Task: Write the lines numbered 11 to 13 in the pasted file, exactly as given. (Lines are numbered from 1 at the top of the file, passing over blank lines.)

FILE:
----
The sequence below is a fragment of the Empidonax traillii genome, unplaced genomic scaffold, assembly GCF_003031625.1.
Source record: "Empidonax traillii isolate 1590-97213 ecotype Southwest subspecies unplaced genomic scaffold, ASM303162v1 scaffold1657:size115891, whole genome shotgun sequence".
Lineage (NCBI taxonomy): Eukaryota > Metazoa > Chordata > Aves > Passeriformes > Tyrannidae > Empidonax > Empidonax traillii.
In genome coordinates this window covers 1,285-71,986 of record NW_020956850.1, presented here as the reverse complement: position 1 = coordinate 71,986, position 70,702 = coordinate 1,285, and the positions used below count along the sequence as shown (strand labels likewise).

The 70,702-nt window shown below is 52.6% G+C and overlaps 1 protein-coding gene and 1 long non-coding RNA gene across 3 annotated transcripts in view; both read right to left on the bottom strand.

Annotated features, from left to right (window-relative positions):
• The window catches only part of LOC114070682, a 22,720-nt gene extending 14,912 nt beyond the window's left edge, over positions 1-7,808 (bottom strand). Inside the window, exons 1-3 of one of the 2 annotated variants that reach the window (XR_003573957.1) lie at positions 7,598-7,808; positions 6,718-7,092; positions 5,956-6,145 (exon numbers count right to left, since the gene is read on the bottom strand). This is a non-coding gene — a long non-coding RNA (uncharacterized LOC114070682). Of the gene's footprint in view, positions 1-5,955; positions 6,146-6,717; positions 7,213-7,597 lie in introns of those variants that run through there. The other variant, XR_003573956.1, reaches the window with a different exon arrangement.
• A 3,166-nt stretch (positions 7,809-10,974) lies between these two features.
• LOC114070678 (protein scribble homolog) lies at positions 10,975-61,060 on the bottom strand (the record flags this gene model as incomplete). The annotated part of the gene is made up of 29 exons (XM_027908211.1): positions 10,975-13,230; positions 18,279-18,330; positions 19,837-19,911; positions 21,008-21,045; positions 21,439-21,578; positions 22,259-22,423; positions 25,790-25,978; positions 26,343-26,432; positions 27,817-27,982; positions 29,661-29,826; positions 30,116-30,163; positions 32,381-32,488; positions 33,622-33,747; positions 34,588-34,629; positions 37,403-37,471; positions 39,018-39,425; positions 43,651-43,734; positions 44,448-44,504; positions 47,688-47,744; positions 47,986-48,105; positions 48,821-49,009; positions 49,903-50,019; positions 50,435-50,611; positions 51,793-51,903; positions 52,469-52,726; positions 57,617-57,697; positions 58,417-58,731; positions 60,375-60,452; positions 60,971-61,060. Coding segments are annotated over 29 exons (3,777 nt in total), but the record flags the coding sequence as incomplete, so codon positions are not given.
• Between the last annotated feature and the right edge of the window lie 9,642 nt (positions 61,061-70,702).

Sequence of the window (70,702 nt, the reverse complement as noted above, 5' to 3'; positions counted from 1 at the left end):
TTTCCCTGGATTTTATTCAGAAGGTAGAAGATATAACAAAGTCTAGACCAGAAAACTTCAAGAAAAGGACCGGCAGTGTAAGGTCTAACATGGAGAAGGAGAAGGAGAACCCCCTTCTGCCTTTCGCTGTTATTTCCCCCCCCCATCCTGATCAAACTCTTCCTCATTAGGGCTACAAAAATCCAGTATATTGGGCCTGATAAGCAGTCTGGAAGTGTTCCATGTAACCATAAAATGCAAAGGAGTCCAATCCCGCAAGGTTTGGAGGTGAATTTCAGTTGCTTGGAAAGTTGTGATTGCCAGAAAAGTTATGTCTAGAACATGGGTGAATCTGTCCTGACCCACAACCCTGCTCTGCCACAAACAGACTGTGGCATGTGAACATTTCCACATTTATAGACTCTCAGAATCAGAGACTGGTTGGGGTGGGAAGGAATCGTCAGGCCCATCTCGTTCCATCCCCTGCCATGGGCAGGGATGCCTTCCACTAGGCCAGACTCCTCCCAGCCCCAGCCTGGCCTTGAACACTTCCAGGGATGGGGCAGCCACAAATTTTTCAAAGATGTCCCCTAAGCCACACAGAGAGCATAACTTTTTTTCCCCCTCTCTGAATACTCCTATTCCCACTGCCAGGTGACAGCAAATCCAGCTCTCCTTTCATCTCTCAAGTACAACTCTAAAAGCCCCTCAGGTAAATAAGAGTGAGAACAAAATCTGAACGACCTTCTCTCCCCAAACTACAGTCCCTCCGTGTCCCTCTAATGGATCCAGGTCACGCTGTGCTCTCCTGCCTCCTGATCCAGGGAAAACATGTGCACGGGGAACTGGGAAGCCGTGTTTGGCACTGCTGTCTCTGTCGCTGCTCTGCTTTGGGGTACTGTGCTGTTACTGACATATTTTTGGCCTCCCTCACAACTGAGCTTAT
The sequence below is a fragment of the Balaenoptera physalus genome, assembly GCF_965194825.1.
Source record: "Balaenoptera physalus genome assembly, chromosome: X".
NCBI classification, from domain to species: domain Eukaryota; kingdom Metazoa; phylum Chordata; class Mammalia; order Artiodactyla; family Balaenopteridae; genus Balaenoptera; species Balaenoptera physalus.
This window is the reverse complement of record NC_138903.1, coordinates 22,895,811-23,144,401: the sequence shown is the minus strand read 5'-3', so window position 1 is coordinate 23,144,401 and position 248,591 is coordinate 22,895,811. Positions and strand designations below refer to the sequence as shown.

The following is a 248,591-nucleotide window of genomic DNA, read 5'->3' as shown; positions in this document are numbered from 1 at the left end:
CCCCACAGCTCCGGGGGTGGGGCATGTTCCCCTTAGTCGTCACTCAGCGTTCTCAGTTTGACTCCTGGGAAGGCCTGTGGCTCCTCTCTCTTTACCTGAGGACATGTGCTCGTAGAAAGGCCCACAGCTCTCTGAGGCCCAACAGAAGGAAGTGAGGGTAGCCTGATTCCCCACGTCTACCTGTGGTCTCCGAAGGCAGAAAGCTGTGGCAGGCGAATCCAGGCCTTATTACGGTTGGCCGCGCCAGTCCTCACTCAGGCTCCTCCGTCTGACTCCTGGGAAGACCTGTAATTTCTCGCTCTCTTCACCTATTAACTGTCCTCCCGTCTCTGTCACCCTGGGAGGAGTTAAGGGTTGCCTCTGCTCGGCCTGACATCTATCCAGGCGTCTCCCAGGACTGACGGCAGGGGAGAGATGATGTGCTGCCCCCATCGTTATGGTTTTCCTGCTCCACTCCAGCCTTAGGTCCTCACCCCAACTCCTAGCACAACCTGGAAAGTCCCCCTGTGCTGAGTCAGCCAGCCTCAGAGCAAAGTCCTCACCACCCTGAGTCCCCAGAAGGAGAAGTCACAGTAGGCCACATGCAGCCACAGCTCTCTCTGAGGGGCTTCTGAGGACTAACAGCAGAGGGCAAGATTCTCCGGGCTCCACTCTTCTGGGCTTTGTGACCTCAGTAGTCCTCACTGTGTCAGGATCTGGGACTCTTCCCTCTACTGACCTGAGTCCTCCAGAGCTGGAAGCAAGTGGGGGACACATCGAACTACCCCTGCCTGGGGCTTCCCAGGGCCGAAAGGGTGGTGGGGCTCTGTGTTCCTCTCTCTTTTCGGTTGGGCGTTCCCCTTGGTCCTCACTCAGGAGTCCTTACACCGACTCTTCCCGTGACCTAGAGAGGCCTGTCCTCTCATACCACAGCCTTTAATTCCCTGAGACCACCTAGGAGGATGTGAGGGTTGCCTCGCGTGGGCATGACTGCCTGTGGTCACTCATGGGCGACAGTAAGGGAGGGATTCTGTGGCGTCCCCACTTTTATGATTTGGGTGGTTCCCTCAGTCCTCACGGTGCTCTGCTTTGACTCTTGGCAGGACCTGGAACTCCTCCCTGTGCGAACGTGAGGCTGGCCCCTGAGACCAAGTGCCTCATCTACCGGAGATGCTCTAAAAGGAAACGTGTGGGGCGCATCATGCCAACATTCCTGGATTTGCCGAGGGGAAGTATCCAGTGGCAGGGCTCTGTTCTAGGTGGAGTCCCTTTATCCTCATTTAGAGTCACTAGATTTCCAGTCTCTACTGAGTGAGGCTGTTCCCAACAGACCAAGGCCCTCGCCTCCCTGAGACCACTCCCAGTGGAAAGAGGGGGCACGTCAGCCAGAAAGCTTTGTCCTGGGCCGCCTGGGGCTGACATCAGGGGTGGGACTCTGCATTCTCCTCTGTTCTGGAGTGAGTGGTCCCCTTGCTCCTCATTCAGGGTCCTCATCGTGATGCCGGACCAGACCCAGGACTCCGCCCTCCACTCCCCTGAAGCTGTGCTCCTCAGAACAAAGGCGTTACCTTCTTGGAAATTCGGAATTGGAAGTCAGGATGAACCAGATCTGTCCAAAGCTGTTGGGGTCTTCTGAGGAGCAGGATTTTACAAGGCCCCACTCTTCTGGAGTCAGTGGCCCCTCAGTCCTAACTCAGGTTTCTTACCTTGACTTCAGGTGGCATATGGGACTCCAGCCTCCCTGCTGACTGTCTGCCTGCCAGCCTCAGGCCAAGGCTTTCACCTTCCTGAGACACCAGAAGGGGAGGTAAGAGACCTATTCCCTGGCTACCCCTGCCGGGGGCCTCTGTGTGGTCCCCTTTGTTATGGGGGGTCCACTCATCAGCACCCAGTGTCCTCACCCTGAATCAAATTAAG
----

Sequence of the window (70,702 nt, the reverse complement as noted above, 5' to 3'; positions counted from 1 at the left end):
TTTCCCTGGATTTTATTCAGAAGGTAGAAGATATAACAAAGTCTAGACCAGAAAACTTCAAGAAAAGGACCGGCAGTGTAAGGTCTAACATGGAGAAGGAGAAGGAGAACCCCCTTCTGCCTTTCGCTGTTATTTCCCCCCCCCATCCTGATCAAACTCTTCCTCATTAGGGCTACAAAAATCCAGTATATTGGGCCTGATAAGCAGTCTGGAAGTGTTCCATGTAACCATAAAATGCAAAGGAGTCCAATCCCGCAAGGTTTGGAGGTGAATTTCAGTTGCTTGGAAAGTTGTGATTGCCAGAAAAGTTATGTCTAGAACATGGGTGAATCTGTCCTGACCCACAACCCTGCTCTGCCACAAACAGACTGTGGCATGTGAACATTTCCACATTTATAGACTCTCAGAATCAGAGACTGGTTGGGGTGGGAAGGAATCGTCAGGCCCATCTCGTTCCATCCCCTGCCATGGGCAGGGATGCCTTCCACTAGGCCAGACTCCTCCCAGCCCCAGCCTGGCCTTGAACACTTCCAGGGATGGGGCAGCCACAAATTTTTCAAAGATGTCCCCTAAGCCACACAGAGAGCATAACTTTTTTTCCCCCTCTCTGAATACTCCTATTCCCACTGCCAGGTGACAGCAAATCCAGCTCTCCTTTCATCTCTCAAGTACAACTCTAAAAGCCCCTCAGGTAAATAAGAGTGAGAACAAAATCTGAACGACCTTCTCTCCCCAAACTACAGTCCCTCCGTGTCCCTCTAATGGATCCAGGTCACGCTGTGCTCTCCTGCCTCCTGATCCAGGGAAAACATGTGCACGGGGAACTGGGAAGCCGTGTTTGGCACTGCTGTCTCTGTCGCTGCTCTGCTTTGGGGTACTGTGCTGTTACTGACATATTTTTGGCCTCCCTCACAACTGAGCTTAT
The sequence below is a fragment of the Balaenoptera physalus genome, assembly GCF_965194825.1.